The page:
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Pressure mounts on Robert Sarver to sell Suns following suspension

Suns owner Robert Sarver is facing calls for his removal following his one-year suspension by the NBA. (Ross D. Franklin/AP)
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A Phoenix Suns minority owner and a key team sponsor called for the removal of embattled owner Robert Sarver following his one-year suspension by the NBA for using racist and misogynistic language, raising the possibility of an extended internal power struggle for control of the organization.

In separate statements, Suns vice chairman Jahm Najafi and PayPal CEO Dan Schulman indicated that they do not want Sarver to return to his post after the completion of his one-year suspension. Investigators from the Wachtell, Lipton, Rosen & Katz law firm documented a laundry list of workplace misconduct violations in a 43-page report prompted by an ESPN report last year that documented Sarver’s behavior.

“Similar conduct by any CEO, executive director, president, teacher, coach, or any other position of leadership would warrant immediate termination,” Najafi said Thursday in his statement. He added: “I cannot in good judgment sit back and allow our children and future generations of fans [to] think that this behavior is tolerated because of wealth and privilege. Therefore, in accordance with my commitment to helping eradicate any form of racism, sexism and bias, as Vice Chairman of the Phoenix Suns, I am calling for the resignation of Robert Sarver.”

Schulman, whose company’s logo appears on the Suns jerseys, said PayPal would not renew its sponsorship deal when it concludes after the upcoming season because of Sarver’s “unacceptable” conduct unless he sells the team.

“In light of the findings of the NBA’s investigation, we will not renew our sponsorship should Robert Sarver remain involved with the Suns organization, after serving his suspension,” Schulman said in his statement.

NBA Commissioner Adam Silver said Wednesday that the league’s Board of Governors had not discussed the possibility of removing Sarver as an owner, as it did in 2014 with then-Los Angeles Clippers owner Donald Sterling. In addition to his one-year suspension, Sarver was fined $10 million after investigators found that he had “said the n-word at least five times” in “repeating or purporting to repeat” the statements of others while also making countless crass comments toward women in the workplace and exposing himself to employees on multiple occasions.

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While Sterling’s removal as Clippers owner followed fierce blowback from fans, players, sponsors and the league itself, Sarver, whose ownership tenure began in 2004, has given no indication that he plans to sell the team. On the contrary, he fiercely disputed the allegations against him when they were initially raised and issued a statement Tuesday in which he “apologize[d] for my words and actions that offended our employees” and “accept[ed] the consequences of the NBA’s decision.”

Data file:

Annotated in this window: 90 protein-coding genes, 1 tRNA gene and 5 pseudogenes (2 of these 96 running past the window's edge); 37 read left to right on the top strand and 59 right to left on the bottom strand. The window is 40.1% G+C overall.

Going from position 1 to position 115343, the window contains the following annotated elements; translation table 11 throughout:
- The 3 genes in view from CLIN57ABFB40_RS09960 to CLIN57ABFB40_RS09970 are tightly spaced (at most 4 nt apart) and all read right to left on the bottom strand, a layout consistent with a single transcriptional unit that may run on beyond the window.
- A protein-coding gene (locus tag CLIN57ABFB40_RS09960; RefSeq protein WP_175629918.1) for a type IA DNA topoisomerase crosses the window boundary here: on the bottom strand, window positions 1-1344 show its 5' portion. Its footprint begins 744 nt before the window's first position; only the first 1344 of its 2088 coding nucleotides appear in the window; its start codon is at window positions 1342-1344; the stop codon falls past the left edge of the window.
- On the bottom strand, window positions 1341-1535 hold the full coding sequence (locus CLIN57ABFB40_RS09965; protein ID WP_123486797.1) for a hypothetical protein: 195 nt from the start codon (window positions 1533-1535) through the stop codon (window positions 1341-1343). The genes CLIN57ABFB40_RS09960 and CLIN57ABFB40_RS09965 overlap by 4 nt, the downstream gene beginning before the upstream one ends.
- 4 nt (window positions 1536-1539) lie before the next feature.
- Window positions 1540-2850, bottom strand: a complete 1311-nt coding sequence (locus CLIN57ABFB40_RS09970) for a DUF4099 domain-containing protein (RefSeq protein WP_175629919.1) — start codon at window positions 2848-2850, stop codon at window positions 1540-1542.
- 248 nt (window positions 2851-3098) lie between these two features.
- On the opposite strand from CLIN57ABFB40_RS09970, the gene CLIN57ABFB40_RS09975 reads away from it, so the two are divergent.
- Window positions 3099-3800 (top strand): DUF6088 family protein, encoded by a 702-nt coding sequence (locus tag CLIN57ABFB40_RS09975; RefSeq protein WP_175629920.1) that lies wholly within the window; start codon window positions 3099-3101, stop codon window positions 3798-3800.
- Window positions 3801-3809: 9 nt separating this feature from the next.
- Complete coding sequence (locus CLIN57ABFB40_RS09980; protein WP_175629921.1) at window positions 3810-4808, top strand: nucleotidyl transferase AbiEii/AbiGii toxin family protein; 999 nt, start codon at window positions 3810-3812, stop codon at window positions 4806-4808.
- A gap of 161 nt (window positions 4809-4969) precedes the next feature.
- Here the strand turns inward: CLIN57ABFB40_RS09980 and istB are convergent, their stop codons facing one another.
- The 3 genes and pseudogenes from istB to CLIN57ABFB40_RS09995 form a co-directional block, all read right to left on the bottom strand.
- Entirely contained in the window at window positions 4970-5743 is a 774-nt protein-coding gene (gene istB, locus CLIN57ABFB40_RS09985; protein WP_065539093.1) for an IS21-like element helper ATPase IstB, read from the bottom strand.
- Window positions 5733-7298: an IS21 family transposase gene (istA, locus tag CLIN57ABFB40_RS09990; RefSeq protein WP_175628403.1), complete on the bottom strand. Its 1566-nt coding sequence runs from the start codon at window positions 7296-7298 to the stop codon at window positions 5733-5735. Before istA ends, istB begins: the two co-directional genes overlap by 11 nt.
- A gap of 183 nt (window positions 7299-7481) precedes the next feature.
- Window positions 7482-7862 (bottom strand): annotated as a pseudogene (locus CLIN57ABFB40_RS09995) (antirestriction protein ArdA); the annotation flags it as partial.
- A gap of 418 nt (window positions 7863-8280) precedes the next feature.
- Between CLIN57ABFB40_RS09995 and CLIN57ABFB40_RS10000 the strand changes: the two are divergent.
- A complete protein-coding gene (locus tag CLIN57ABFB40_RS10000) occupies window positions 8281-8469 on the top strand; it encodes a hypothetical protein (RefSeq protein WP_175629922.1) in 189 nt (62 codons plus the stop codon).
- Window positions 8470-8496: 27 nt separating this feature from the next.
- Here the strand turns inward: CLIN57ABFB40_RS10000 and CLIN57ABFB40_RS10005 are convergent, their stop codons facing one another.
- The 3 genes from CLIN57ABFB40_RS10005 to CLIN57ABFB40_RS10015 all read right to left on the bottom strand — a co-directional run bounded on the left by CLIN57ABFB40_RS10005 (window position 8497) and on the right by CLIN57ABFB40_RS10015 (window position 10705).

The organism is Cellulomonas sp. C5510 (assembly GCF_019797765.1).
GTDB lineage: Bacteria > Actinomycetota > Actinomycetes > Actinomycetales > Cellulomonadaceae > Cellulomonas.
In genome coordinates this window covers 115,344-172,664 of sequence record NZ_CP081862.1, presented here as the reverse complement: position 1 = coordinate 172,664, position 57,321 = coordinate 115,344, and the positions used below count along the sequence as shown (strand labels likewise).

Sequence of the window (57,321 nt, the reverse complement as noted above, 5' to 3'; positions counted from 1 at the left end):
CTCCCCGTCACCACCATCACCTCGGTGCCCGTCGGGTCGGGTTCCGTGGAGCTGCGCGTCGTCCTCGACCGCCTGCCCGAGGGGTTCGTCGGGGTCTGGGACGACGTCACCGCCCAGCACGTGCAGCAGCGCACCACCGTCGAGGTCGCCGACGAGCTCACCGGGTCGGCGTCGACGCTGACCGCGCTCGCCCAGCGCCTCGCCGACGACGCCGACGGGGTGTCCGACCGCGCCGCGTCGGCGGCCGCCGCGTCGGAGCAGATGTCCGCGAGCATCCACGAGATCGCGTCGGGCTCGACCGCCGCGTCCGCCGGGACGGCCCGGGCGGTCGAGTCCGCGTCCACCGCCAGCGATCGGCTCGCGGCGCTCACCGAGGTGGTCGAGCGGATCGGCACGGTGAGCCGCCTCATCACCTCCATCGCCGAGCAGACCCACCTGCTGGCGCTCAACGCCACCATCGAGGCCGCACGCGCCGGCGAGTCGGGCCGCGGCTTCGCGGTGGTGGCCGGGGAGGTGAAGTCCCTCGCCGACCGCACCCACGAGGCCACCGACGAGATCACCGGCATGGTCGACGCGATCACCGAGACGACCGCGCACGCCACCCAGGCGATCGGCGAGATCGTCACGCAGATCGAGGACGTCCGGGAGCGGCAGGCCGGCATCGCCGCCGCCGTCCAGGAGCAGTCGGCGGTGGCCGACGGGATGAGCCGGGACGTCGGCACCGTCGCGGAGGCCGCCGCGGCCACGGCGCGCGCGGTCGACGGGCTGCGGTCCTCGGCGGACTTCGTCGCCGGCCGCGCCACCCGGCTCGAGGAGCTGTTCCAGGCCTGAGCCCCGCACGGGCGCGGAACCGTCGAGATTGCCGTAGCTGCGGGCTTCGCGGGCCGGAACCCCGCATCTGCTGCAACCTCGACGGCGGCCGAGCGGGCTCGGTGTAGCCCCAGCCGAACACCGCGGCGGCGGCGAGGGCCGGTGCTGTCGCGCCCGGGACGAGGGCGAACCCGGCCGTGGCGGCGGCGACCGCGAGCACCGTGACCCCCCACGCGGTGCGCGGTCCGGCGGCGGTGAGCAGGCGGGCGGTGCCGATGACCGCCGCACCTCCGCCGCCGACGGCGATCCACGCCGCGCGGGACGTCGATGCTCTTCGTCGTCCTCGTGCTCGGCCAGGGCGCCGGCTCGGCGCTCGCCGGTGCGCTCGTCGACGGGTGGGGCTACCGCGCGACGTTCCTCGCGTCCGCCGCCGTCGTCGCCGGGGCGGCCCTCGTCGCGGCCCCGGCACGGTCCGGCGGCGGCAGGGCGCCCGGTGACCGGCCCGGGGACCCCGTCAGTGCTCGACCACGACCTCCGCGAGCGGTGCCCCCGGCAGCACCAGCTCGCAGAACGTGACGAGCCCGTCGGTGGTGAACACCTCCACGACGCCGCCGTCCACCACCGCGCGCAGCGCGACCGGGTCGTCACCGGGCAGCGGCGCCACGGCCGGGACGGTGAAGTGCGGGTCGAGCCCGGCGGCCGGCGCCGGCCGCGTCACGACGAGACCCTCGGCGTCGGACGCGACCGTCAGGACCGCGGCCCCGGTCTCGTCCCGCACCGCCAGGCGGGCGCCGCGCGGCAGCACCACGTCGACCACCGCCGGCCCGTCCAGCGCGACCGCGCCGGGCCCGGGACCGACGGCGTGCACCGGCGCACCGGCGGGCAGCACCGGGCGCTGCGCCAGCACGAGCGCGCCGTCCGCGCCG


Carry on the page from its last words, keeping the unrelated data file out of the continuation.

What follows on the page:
The 60-year-old real estate developer added that he “disagree[d] with some of the particulars of the NBA’s report,” and his legal representatives argued that his behavior was not “based on racist, prejudiced or misogynistic intent” and that several of the allegations in ESPN’s story were not confirmed by investigators.

The Suns issued a statement Tuesday saying that the organization was “committed to creating a safe, respectful and inclusive work environment that is free of discrimination and harassment” and asserting that the NBA’s investigation was focused mostly on “historical matters that have been addressed in recent years.” The Suns’ statement gave no indication of a pending split with Sarver, noting that Sarver was “taking responsibility for his actions” and had acknowledged that his conduct “did not reflect his, or the Suns’ values.”

Sam Garvin, a Suns minority owner who backed Sarver when the allegation first came to light last year, will serve as the organization’s interim governor during Sarver’s suspension.

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Najafi, who broke from many of his Suns colleagues by publicly decrying Sarver’s behavior last year, said in his statement to team employees Thursday that he had no interest in becoming the organization’s majority owner.

“Team investors are merely temporary stewards,” Najafi said. “If we, as sports leaders, are not held to the same standards then how can we expect a functional society with integrity and respect on any level? We owe it to you: employees, players, partners, and your families to provide the same positive workplace environment we would require of any other business. … I will work tirelessly to ensure the next team steward treats all stakeholders with dignity, professionalism and respect.”

Suns guard Chris Paul said Wednesday that he felt Silver’s punishment of Sarver was insufficient, but the 12-time all-star stopped short of calling for the owner’s removal.

“I was and am horrified and disappointed by what I read,” Paul wrote on Twitter. “This conduct especially towards women is unacceptable and must never be repeated. I am of the view that the sanctions fell short in truly addressing what we can all agree was atrocious behavior. My heart goes out to all of the people that were affected.”

Although only a handful of NBA players, including Paul and Los Angeles Lakers star LeBron James, have spoken out against Sarver this week, Tamika Tremaglio, the executive director of the National Basketball Players Association, called for his removal Wednesday.

“I have made my position known to Adam Silver regarding my thoughts on the extent of the punishment, and strongly believe that Mr. Sarver should never hold a managerial position within our league again,” she said.

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